The Killdeer Bird, and its Real Estate in the Capital
Recent news about the now-notorious nesting killdeer at the site of Bluesfest, one of Ottawa’s largest outdoor events, has led to many asking the question: what regulations are in place in Canada to protect nesting bird species from destruction or interference?
This article was written by Brodie Badcock-Parks, a Nature Conservation Intern at Nature Canada.
The Migratory Birds Convention Act (MBCA) is a law enacted by the Parliament of Canada in 1917 (updated in 1994) aimed at “protecting and conserving migratory birds – as populations and individual birds – and their nests”. It is one of the oldest conservation laws in Canada and was established in response to the bilateral Migratory Birds Convention, 1916, between the United States and the United Kingdom (on behalf of Canada). The act offers legal protection for over 350 species and their nests, with its regulations explicitly stating that, “no person shall hunt a migratory bird” (s. 5) or “disturb, destroy or take a nest, egg, nest shelter […] of a migratory bird” (s. 6a). Under the MBCA, Environment and Climate Change Canada (ECCC) is mandated to protect individual and populations of these birds and their nests, and regulates potentially harmful human activities that could affect or endanger them. Permits issued by ECCC are required for activities including hunting (e.g. waterfowl), scientific research, or nest disturbance/transport, among others.
A prominent element of the MBCA was the creation and designation of Migratory Bird Sanctuaries, protected areas established for the conservation of migratory birds in Canada. Currently there are 92 Migratory Bird Sanctuaries in Canada, which span over 11.5 million hectares in nine provinces and two territories. In Migratory Bird Sanctuaries, no hunting of any kind is permitted and stricter permit regulations are in place for researchers who wish to disturb nests and habitat.
Individuals who unlawfully hunt or disturb migratory birds protected under the MCBA will face heavy fines and could potentially face time in prison. Recently, ECCC has cracked down on violations of the Act, with recent charges being laid against three Ontario hunters in May 2018 (combined reparations totaling $19,000), as well as two migratory bird traffickers in Newfoundland in December 2017 (both charged with heavy fines & loss of hunting permits).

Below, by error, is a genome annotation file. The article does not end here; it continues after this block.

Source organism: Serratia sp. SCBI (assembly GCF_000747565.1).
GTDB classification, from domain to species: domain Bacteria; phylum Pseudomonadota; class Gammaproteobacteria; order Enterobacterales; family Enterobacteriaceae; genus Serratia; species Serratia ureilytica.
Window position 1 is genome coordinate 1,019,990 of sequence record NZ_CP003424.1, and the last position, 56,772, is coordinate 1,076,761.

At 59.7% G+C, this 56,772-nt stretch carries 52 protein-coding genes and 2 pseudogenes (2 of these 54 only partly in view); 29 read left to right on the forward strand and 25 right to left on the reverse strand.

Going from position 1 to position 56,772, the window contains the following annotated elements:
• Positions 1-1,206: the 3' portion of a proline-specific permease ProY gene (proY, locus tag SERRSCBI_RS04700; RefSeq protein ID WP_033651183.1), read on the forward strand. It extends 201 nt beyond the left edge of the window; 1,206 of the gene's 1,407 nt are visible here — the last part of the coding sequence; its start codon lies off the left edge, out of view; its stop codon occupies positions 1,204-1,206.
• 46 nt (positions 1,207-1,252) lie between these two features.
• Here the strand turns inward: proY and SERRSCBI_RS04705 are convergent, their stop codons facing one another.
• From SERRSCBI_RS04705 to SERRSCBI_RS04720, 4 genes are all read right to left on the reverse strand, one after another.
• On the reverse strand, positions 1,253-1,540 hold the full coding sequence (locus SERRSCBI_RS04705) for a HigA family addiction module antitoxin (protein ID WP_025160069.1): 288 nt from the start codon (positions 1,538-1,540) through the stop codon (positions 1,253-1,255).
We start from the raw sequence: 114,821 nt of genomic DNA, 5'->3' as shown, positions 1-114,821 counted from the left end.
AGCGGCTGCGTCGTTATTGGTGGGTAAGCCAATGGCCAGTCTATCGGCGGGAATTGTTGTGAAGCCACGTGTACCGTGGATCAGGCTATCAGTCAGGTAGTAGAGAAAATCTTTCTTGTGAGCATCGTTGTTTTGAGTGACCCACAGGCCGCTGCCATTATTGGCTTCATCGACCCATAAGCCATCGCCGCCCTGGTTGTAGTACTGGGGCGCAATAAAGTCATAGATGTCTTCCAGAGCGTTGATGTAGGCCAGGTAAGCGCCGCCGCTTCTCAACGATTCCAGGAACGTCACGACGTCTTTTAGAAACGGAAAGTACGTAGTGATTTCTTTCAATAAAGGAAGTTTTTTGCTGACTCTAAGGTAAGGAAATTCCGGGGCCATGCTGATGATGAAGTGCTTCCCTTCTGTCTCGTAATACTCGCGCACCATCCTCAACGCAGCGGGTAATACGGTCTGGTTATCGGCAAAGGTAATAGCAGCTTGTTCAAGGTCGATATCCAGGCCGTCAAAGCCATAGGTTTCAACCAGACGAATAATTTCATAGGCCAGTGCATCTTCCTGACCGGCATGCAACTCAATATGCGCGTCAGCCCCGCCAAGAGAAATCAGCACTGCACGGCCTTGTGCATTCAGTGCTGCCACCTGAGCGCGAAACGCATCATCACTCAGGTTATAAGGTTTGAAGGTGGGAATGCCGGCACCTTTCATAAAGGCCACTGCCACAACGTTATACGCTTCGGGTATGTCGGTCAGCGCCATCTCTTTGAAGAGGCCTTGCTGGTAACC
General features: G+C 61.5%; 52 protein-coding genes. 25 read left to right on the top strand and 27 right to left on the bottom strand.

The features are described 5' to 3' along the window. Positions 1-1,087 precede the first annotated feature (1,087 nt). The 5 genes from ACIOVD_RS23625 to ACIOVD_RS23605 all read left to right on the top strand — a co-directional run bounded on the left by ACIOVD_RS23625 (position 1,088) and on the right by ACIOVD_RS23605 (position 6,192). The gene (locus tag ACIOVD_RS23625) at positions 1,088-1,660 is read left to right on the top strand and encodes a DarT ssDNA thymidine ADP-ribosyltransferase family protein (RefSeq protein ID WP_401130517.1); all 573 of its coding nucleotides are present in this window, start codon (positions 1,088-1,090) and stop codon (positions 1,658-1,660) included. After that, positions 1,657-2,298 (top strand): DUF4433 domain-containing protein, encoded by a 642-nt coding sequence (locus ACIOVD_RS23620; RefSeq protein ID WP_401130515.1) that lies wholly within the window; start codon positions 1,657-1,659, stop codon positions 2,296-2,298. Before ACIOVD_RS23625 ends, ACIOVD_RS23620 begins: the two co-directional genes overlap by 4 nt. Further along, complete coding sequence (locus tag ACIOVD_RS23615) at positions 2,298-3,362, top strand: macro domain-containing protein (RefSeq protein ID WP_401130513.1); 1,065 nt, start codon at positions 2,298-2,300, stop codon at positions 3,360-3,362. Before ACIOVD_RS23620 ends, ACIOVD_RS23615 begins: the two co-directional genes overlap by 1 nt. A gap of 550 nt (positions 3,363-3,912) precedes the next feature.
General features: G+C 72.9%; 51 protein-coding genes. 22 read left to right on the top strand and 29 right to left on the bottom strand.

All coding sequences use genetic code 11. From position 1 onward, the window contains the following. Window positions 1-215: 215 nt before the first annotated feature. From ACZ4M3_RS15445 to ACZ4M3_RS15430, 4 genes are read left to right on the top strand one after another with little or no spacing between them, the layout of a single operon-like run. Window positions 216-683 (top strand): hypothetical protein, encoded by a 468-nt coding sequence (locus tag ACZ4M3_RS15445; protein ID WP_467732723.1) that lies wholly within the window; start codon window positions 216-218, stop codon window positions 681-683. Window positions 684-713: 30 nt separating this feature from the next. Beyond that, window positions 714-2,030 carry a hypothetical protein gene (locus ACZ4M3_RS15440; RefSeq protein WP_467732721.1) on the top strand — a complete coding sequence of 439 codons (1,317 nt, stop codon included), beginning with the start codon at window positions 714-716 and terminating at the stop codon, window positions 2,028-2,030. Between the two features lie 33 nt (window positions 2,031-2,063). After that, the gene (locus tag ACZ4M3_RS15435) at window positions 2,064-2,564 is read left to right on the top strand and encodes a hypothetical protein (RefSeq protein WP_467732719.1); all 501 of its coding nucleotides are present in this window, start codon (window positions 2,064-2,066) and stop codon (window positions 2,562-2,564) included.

Corporations who violate the MCBA will often face larger fines and are added to the Environmental Offenders Registry. Notable corporate violators of the Act have included Syncrude Canada Ltd., who were fined upwards of $3 million for the deaths of approximately 1600 ducks on its tailing ponds near Fort McMurray in 2010; as well as Canaport LNG, fined $750,000 after over 7500 migratory songbirds were killedafter being drawn to a gas flare in Saint John in 2013.
In short, the Migratory Birds Convention Act is an important piece of legislation because it protects an integral part of ecosystems all across Canada. Migratory birds are a key indicator of the overall health of our environment and attempts to disturb or harm these birds should not be taken lightly. Continued enforcement of this Act to protect listed species like the killdeer, a species facing large declines in population across North America, will produce positive benefits not only for the birds, but for the environment as well.
For media coverage on this topic, please consult the following
CTV National News clip from June 25, 2018 discussing the famous killdeer nesting at the Lebreton Flats, (site of Ottawa’s upcoming annual Bluesfest concert), featuring Nature Canada’s very own Naturalist-Director, Ted Cheskey!
A small bird, nest and four eggs hold up major Ottawa music festival, from CTV News on Monday, June 25.
Ottawa Bluesfest hatching plans after Killdeer nests at site of main stage, from the Ottawa Citizen on Monday, June 25.
Bluesfest awaiting OK to move ‘bluesnest’, from CBC News on Monday, June 25.
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Sanzenbacher PM, Haig SM. 2001. Killdeer Population Trends in North America (Tendencias Poblacionales de Charadrius vociferus en Norte América). J. Field Ornithol. 72(1):160-169.